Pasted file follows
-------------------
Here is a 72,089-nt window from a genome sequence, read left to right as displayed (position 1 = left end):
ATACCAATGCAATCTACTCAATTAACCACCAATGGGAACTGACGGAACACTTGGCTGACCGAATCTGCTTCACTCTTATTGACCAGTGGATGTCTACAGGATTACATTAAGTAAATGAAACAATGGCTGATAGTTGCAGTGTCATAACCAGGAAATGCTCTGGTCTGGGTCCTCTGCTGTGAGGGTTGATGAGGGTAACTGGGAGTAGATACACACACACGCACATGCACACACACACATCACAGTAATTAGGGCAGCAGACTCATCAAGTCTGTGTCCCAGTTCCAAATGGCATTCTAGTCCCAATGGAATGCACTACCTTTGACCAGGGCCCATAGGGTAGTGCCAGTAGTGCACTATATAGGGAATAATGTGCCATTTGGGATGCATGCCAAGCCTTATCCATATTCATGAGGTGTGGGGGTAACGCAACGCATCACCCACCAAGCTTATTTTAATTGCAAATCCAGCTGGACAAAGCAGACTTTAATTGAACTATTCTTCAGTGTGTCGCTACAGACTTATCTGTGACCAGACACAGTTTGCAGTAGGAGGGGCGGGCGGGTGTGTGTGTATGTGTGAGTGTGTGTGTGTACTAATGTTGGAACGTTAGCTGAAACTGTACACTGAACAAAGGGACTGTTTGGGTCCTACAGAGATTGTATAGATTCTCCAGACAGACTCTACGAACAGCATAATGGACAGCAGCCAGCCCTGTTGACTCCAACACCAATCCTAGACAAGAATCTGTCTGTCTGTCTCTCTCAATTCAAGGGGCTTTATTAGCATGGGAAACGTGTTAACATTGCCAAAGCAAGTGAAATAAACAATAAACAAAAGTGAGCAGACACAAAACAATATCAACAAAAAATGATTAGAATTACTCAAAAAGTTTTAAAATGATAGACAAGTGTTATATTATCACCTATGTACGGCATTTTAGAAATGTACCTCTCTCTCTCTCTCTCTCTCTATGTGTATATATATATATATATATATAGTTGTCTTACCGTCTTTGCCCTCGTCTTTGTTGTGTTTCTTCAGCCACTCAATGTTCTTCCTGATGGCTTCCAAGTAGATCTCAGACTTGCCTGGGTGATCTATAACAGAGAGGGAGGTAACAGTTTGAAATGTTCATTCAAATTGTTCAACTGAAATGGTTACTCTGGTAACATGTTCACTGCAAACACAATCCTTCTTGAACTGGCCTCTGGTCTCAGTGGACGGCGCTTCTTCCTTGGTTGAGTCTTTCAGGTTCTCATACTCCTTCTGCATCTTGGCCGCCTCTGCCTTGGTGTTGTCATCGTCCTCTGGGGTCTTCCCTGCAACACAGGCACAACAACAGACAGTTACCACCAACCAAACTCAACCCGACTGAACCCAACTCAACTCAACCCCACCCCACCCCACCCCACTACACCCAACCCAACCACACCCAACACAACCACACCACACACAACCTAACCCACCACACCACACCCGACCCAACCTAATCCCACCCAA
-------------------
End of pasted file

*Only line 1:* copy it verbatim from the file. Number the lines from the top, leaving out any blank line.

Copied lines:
Here is a 72,089-nt window from a genome sequence, read left to right as displayed (position 1 = left end):